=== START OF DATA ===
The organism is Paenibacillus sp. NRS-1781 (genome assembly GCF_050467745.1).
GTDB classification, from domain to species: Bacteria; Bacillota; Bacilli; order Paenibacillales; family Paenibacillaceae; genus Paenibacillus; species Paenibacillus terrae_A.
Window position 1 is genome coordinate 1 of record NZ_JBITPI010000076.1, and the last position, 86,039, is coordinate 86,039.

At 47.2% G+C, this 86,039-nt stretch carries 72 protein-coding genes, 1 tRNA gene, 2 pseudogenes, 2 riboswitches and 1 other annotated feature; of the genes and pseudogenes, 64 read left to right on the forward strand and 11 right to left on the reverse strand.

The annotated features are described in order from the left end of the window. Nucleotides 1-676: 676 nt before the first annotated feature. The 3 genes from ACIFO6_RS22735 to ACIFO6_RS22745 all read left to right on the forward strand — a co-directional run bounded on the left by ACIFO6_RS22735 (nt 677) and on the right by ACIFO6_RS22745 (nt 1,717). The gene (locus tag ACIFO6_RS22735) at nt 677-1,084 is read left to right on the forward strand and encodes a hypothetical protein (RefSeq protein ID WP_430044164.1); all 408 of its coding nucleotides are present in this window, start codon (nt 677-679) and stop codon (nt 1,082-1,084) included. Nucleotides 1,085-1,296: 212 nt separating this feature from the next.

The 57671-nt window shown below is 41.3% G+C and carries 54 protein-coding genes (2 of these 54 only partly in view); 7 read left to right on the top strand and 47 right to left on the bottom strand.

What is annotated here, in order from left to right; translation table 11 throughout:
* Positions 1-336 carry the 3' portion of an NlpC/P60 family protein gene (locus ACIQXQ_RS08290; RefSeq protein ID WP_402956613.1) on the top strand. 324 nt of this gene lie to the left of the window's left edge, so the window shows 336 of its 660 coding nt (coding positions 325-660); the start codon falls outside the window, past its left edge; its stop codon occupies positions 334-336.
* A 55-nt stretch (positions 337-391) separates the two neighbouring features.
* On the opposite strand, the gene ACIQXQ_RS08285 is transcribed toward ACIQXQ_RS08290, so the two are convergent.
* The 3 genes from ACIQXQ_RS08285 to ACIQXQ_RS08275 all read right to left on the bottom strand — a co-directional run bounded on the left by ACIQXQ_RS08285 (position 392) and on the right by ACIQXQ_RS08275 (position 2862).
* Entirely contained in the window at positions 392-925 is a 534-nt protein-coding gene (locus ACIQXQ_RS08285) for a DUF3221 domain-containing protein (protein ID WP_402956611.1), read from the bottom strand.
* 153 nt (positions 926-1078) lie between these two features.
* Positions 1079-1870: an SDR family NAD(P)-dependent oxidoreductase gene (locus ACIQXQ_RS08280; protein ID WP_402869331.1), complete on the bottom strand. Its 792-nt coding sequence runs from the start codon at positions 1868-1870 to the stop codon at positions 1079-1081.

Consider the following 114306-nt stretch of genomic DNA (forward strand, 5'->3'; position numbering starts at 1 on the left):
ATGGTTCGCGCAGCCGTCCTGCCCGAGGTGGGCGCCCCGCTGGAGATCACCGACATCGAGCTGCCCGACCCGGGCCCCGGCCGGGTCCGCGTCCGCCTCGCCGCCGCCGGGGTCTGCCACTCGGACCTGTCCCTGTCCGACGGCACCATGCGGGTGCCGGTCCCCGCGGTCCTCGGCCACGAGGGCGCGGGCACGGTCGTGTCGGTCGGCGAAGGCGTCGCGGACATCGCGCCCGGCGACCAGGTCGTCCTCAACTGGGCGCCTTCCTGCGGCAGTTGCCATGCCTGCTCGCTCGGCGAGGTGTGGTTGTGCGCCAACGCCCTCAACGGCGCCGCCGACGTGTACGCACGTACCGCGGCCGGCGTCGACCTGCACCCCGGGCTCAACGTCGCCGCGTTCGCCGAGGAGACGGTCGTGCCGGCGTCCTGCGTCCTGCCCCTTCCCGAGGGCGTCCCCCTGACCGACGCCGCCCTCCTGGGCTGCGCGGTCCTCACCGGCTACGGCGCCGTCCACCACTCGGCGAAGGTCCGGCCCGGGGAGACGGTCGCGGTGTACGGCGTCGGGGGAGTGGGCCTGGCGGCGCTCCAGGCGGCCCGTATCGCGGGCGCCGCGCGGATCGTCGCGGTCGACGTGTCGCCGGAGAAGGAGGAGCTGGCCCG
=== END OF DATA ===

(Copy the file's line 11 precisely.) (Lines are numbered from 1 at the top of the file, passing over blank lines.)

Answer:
* The 3 genes from ACIQXQ_RS08285 to ACIQXQ_RS08275 all read right to left on the bottom strand — a co-directional run bounded on the left by ACIQXQ_RS08285 (position 392) and on the right by ACIQXQ_RS08275 (position 2862).